After World War I, Germany was devastated by the follies of their own foreign policy but hampered in its recovery efforts
by the Versailles Treaty. Forced to pay reparations to the victorious allies for the devastation of WWI, an outlet earlier
used assumed greater importance. Several American discount-merchandising magnates like Frank W. Woolworth and Sebastian S.
Kresge strongly encouraged German artisans at this time to use their creative expertise to craft unique and wondrous items
for export to the vast and growing American holiday market. What many consider to be the zenith of German Halloween production
in terms of variety and design is from 1919 until 1935, when the expansive tendencies of the new German Reich brought this
kind of trade to a close, not to resume until after the partition in the late 1940s. We shouldn't think of the German production
of Halloween memorabilia from this early era in modern terms. Many, if not all, of the lanterns, candy containers and figurals
were made in homes or very small firms, from either a fixed design or a mold, and all hand decorated. The overall quantity
of items produced was quite small given the conditions present at the time of their creation. Tin noisemakers of an astonishing
variety and ingenuity were made by a number of American firms. Among the most sought after tin items are those made by Bugle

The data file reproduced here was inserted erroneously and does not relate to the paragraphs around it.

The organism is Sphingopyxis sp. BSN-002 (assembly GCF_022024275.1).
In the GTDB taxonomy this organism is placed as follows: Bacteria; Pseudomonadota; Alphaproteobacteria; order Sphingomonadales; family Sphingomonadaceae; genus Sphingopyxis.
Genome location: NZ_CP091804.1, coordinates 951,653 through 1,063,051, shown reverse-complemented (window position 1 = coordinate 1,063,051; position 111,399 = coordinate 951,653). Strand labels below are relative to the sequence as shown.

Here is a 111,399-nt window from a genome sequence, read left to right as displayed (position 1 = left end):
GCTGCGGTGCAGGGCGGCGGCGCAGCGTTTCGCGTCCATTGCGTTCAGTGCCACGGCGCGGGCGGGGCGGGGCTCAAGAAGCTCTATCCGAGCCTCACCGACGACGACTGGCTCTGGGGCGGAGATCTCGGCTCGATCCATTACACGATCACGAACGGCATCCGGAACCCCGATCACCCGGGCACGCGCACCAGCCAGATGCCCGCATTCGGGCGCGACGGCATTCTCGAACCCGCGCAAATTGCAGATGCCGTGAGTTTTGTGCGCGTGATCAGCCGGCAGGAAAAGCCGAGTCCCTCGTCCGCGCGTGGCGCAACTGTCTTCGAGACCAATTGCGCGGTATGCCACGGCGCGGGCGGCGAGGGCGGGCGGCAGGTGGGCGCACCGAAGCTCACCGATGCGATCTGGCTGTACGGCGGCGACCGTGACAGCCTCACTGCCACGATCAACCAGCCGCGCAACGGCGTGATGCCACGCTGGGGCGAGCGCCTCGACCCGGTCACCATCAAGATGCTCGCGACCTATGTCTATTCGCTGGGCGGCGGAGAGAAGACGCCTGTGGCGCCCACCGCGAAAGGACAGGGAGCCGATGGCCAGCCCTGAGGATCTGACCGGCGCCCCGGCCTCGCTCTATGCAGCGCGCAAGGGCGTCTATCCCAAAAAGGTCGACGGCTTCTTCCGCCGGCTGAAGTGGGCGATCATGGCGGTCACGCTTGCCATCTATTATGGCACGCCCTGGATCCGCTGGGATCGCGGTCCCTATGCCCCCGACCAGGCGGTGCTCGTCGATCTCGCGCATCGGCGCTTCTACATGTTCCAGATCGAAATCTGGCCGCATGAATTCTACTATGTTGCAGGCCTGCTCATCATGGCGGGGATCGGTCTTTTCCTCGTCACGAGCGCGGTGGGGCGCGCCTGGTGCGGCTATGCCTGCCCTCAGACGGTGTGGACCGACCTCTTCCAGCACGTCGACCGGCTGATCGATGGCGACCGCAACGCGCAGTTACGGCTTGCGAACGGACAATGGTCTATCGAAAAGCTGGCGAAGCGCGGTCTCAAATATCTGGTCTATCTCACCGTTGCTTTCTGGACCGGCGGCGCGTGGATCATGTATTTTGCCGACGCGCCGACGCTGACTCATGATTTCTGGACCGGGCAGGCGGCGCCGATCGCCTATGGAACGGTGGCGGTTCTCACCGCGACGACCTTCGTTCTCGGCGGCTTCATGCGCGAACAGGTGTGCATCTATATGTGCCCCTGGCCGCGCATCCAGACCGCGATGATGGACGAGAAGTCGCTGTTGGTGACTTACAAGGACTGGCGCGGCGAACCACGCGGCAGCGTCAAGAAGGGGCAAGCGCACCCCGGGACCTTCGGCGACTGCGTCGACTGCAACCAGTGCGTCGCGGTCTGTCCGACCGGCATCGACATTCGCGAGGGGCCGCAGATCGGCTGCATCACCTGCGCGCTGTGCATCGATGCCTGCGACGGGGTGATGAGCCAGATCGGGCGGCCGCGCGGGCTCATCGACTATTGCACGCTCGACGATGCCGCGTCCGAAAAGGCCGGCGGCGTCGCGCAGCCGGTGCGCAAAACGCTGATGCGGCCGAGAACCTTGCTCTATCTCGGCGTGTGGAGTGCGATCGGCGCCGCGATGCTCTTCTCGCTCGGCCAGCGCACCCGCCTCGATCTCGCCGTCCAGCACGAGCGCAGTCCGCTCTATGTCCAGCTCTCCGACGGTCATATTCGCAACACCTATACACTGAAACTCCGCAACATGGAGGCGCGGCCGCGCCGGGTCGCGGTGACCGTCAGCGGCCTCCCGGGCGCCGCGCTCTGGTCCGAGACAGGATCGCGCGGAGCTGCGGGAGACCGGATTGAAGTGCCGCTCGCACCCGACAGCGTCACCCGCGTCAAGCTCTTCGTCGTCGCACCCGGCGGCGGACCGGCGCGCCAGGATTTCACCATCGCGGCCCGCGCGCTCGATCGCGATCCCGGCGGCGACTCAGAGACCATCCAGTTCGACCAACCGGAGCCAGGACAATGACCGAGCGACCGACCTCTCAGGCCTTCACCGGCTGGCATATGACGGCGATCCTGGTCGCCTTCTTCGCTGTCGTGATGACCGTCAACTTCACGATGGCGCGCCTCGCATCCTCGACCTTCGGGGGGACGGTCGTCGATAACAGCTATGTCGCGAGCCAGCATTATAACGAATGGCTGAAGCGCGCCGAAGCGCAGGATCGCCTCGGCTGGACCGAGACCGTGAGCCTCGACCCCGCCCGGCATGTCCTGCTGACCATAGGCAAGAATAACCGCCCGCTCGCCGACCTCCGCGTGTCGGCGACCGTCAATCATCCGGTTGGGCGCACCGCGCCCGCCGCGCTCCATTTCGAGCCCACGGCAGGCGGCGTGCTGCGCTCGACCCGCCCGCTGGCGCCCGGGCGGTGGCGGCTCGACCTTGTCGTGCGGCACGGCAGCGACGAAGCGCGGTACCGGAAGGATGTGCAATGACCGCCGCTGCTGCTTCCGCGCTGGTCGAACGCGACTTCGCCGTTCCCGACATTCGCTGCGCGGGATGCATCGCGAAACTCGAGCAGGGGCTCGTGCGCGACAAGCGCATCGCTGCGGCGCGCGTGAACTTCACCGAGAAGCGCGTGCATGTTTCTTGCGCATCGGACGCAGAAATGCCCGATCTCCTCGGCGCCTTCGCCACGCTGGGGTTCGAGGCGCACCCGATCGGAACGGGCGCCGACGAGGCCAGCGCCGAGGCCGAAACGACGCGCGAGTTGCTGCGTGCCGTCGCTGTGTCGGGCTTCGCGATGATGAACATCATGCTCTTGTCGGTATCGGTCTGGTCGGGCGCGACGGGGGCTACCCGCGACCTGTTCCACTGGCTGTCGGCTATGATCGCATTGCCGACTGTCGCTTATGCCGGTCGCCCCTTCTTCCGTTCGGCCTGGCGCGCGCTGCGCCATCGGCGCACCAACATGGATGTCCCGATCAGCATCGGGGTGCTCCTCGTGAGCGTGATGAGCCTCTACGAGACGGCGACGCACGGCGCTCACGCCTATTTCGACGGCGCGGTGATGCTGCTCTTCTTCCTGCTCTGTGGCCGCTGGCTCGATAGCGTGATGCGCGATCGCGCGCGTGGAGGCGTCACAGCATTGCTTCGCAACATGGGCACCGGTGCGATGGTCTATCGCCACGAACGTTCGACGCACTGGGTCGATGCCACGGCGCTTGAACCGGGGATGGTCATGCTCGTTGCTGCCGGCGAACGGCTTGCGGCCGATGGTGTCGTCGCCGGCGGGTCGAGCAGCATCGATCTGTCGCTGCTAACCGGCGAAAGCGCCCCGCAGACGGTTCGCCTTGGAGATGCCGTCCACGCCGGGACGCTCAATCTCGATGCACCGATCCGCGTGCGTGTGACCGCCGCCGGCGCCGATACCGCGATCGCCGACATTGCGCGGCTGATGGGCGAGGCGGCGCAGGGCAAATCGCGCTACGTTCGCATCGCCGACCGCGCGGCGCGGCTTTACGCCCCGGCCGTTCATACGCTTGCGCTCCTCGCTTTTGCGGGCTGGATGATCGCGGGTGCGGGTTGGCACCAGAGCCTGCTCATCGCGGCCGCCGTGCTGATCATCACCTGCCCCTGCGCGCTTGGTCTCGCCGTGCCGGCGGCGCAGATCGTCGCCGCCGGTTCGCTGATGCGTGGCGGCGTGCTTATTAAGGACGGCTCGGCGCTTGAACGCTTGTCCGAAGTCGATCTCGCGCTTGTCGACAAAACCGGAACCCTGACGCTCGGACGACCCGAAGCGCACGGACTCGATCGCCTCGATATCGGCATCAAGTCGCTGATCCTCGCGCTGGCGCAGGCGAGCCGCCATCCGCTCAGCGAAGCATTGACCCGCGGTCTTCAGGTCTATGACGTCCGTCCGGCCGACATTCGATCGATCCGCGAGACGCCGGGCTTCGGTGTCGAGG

Toy, a company about which little is known. Other manufacturers included Chein, Kirchhof and T. Cohn. You can find tambourines,
clangers, rattlers, ratchets and so on. Earlier tin items will have sculpted wooden handles, with later items or versions
having plastic handles. From www.halloweencollector.com
Halloween noisemakers were once an essential part of Halloween, first in the early twentieth century when pranking was
popular, then in the latter half when trick or treating had largely replaced pranking. During the pranking period, noisemakers
were often homemade and designed to startle unsuspecting neighbors; probably the most popular noisemakers at this time were
the ticktack and the rattletrap or horse fiddle (now commonly known as the rachet). When trick or treating became popular,
noisemakers largely ceased being homemade and were mass-produced in a variety of styles, nearly all featuring colorful graphics.
The earliest noisemakers were produced in Germany and were usually rattletraps of wood, often featuring a small composition
Halloween character perched atop the noisemaker. Later the toys were manufactured in the U.S., usually made of tin and wood
and later tin and plastic and produced almost entirely by four companies: J. Chein, T. Cohn, U.S. Metal Toy and especially
Kirchhof. Noisemakers included rattletraps or ratchets (in square, round and oval shapes), bells, whistles, "frying pan"
clangers, rattles (in both round and mallet styles), tambourines, clickers or "crickets" (which were often a traditional
toad shape with Halloween graphics applied to the existing form), squeakers and horns (including "blow-outs"). From
The Halloween Encyclopedia by Lisa Morton